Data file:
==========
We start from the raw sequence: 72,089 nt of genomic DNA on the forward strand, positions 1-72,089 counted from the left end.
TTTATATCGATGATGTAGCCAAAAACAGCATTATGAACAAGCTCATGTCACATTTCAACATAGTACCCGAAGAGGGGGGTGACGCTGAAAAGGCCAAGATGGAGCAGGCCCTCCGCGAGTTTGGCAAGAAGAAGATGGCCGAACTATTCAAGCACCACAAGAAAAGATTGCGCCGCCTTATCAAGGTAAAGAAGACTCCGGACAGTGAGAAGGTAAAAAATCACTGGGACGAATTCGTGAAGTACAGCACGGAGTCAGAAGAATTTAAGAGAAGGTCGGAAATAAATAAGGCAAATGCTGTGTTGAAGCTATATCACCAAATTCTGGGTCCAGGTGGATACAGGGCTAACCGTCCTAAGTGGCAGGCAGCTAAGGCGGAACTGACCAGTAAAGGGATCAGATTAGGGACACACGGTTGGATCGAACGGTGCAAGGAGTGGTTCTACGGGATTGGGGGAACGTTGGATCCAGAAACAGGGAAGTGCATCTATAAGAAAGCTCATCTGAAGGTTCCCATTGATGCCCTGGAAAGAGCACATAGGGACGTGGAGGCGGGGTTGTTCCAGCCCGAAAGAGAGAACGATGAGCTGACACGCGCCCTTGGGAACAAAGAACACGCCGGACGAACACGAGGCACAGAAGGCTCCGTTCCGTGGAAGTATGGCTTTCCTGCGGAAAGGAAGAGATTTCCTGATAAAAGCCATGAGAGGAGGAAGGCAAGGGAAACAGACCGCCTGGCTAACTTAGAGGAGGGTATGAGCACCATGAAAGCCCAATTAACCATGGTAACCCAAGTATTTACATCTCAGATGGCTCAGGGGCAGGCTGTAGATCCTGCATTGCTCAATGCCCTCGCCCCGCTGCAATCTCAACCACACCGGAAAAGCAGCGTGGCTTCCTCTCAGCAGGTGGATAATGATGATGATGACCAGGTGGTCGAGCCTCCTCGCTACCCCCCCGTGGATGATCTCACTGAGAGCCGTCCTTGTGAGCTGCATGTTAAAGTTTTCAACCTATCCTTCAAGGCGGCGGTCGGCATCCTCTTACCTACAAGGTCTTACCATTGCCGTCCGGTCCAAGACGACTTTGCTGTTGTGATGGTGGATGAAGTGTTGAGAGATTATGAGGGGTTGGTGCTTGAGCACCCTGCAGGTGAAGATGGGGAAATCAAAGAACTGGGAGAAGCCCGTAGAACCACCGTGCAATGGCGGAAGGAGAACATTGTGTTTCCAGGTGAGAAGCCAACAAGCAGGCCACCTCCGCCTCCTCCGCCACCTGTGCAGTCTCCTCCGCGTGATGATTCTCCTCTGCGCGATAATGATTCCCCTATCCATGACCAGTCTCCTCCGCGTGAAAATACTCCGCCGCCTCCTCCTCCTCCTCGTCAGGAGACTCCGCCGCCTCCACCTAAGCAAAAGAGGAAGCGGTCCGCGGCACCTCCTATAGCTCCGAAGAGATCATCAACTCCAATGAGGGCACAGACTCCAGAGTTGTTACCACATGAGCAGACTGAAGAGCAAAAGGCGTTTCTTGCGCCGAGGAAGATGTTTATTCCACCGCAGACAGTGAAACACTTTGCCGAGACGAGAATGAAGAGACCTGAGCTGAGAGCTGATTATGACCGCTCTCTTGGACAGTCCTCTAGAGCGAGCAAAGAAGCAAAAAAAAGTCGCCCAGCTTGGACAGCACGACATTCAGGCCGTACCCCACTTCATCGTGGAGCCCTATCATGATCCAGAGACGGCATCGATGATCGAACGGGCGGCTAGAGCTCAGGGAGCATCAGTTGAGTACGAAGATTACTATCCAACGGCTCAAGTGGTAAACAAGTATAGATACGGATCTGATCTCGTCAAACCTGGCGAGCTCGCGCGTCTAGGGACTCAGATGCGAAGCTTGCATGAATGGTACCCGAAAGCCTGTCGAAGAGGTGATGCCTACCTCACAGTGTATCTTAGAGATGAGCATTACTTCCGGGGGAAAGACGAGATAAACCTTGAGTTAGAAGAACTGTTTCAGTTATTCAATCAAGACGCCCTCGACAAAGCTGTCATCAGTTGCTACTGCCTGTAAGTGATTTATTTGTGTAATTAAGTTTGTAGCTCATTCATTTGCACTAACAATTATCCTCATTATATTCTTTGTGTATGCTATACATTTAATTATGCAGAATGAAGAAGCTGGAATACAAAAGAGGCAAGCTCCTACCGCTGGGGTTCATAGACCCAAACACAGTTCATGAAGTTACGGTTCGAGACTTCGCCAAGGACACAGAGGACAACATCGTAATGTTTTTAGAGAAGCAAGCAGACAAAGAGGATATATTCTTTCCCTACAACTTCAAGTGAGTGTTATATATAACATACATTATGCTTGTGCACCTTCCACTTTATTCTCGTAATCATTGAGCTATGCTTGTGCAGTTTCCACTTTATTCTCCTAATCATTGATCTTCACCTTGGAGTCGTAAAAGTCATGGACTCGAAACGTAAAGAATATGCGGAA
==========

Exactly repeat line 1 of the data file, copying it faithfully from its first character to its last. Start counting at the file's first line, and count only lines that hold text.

We start from the raw sequence: 72,089 nt of genomic DNA on the forward strand, positions 1-72,089 counted from the left end.